In 1879, with the death of his friend Antonio de Ocampo, the packer Urquides inherited Ocampo's city lot at 115 Main Street.
Here along a canal he built a home for his wife, Adelaida, their sons, Arthur and Manuel and daughter, Maria Dolores.
Mexican-born muleteers and their family settled nearby.
Among them were Esteban Ruiz, Santos Paez, Miguel Soto, Jesus and Guadalupe Galindo, and Manuel and Gumecinda Fontes.
As his business grew, Urquides purchased adjacent properties to accommodate barns, stables, a corral and additional housing.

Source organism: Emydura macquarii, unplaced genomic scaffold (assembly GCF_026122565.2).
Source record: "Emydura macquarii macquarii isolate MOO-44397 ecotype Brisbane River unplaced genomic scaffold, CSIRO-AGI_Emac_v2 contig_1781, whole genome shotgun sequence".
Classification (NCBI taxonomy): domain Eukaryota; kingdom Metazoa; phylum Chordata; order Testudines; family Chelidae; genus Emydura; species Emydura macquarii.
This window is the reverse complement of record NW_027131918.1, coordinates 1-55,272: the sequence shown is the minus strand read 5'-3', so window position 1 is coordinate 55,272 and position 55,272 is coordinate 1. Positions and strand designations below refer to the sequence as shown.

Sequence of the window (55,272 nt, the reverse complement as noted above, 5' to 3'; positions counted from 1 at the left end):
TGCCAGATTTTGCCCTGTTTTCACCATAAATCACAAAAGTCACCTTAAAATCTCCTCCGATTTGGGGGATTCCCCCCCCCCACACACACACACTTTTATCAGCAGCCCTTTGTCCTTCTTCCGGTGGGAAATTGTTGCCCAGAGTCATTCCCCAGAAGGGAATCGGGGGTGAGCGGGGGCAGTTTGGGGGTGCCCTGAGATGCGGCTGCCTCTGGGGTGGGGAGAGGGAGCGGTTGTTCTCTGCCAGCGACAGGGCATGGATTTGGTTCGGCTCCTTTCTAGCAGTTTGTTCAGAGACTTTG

A 1912 fire insurance map shows a circle of 21 small structures.
Boiseans called the compound Urquides Village or Spanish Village.
By the 1930's, with some 35 rustic cabins, the village was regionally known as an old West historical site.
After a fire in 1971, the city condemned the cabins and demolished the neighborhood two years later.